What is Multiple Sclerosis or MS?
Multiple Sclerosis is an autoimmune inflammatory disease of the myelin sheath that surrounds the nerves in the brain and spinal cord. As the myelin is damaged the nerve conduction is slowed down, diminished, and/or disrupted. This leads to a gradual loss of function to the different areas of the body. More women than men are affected. The exact cause remains unknown. It is felt that genetics, possible infection, other reasons, or a combination of factors may cause Multiple Sclerosis.
What is Optic Neuritis?
Optic neuritis is an acute inflammatory disease of the optic nerve. The optic nerve is responsible for transmitting the vision from the eye to the occipital lobes of the brain which is the vision center in the brain. The condition is characterized by painful vision loss, unilateral, periorbital pain, eye pain when moving the eye, and may or may not have associated neurological symptoms.
Optic Neuritis Associated with Multiple Sclerosis
Optic neuritis may be the first symptom of Multiple Sclerosis in nearly 25% of cases. Approximately 50% of patients with Multiple Sclerosis will have an episode of optic neuritis during the course of the disease. A young woman who presents with a case of optic neuritis is believed to have Multiple Sclerosis until proven otherwise.
Clinical Course of Optic Neuritis
People typically present with vision loss which doesn’t affect the central vision to total loss of vision. The vision usually progressively worsens for the first 2 weeks. The vision slowly returns slowly beginning around the 3rd or 4th week in most cases. The vision returns to a level of 20/20 in approximately 75% of patients.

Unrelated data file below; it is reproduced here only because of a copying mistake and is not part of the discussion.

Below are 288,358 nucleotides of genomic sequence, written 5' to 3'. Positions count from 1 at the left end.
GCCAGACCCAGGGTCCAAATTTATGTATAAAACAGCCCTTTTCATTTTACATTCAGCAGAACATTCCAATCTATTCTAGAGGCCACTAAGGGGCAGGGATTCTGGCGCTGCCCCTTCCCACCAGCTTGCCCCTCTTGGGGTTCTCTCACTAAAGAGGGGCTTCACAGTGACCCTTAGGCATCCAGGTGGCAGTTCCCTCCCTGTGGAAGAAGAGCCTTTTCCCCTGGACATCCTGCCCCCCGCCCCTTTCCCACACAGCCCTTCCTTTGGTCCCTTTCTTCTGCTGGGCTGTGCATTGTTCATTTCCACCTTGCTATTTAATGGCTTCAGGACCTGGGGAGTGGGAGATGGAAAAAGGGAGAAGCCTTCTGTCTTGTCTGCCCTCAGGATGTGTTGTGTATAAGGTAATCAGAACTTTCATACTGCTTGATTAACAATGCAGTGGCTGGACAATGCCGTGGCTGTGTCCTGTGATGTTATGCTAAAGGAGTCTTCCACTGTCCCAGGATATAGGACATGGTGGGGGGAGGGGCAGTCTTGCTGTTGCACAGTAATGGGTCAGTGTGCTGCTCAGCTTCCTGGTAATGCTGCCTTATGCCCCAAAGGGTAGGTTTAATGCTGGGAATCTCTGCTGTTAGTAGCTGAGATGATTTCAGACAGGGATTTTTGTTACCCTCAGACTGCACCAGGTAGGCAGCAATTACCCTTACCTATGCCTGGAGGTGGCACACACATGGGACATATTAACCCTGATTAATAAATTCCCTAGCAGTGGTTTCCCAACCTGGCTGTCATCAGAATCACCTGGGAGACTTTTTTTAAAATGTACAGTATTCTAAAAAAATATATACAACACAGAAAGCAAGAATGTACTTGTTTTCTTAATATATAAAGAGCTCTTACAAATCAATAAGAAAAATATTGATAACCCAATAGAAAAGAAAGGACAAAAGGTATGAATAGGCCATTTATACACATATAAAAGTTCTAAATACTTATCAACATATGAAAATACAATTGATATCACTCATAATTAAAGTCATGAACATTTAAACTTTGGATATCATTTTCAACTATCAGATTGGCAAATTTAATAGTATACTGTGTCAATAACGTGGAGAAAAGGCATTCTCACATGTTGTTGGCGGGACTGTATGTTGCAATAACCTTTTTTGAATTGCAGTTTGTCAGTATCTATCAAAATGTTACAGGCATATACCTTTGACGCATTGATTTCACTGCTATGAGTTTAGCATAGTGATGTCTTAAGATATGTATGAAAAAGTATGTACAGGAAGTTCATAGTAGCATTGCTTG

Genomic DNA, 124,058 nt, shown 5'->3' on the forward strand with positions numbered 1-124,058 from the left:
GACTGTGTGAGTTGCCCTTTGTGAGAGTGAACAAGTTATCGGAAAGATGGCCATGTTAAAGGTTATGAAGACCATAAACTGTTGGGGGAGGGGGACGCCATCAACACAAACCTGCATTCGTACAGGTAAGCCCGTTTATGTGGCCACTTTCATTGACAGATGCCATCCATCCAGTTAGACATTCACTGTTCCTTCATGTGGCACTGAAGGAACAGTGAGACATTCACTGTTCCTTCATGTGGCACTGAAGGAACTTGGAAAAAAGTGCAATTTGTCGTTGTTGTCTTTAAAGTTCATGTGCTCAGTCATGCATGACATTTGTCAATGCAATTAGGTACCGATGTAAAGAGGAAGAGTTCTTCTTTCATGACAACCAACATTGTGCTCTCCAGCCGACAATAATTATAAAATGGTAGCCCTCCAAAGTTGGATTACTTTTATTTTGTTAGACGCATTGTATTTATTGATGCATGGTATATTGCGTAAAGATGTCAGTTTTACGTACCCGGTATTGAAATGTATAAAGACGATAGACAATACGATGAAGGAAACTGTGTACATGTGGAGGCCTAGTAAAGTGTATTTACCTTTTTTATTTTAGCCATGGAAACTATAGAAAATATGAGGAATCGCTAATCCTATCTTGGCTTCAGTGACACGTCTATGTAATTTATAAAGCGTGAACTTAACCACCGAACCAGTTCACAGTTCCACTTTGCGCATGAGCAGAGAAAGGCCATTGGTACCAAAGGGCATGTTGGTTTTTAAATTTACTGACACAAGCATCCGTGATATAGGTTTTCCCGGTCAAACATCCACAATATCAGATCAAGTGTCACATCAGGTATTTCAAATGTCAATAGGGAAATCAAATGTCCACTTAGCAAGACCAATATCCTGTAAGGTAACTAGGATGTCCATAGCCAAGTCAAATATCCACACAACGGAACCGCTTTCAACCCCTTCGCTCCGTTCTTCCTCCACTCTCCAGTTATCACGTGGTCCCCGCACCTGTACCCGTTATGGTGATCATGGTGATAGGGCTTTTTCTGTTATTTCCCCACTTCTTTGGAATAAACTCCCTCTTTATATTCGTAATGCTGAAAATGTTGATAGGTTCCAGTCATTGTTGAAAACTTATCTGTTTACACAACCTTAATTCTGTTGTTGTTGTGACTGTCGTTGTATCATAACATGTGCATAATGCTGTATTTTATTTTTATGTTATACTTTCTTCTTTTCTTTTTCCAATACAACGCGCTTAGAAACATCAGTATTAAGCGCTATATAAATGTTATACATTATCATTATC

Visual Field or Peripheral Vision
Some loss of side vision or peripheral vision is common. A visual field test will document the loss of side vision.
The optic nerve may appear normal at the onset of optic neuritis as the swelling and inflammation has started behind the optic disc. The optic disc is the beginning of the optic nerve that can be seen inside the back of the eye. This is called retrobulbar optic neuritis. Usually the optic nerve or disc is elevated, edematous, and the disc margins are blurred. There may be small hemorrhages and exudates around the optic nerve. The disc will begin to become pale after 6 weeks or so depending on the severity of the condition.
Optic Neuritis Diagnostic Tests
Comprehensive Dilated Eye Exam
Complete dilated eye exam with color vision testing and visual field test.
Visual-Evoked Potential or VEP
VEP can be useful in some cases to help diagnose optic neuritis. A VEP measures the electrical activity in the vision center after a stimulus is presented to the eye.
OCT or Ocular Coherence Tomography
OCT measures the nerve fiber layer of the retina as it enters the optic nerve. It can show small losses of the nerve fiber secondary to optic neuritis or other diseases.
Optic neuritis is one of the most common initial presentations of Multiple Sclerosis. The patient should have an MRI of the brain and orbit. The MRI can show if the patient has Multiple Sclerosis or help in predicting the chance of developing Multiple Sclerosis.
Treatment of Optic Neuritis
Short Term Treatment
Corticosteroids have been used to treat optic neuritis but studies have shown that long term there was no benefit to treatment with steroids. There was some short term improvement but long term there was no difference with no treatment. Intravenous immunoglobulin and plasma have been tried with mixed reviews.
Long Term Management
If there is a chance of conversion of the patient to developing Multiple Sclerosis then immunomodulating treatment should be considered. This should be determined by a neurologist.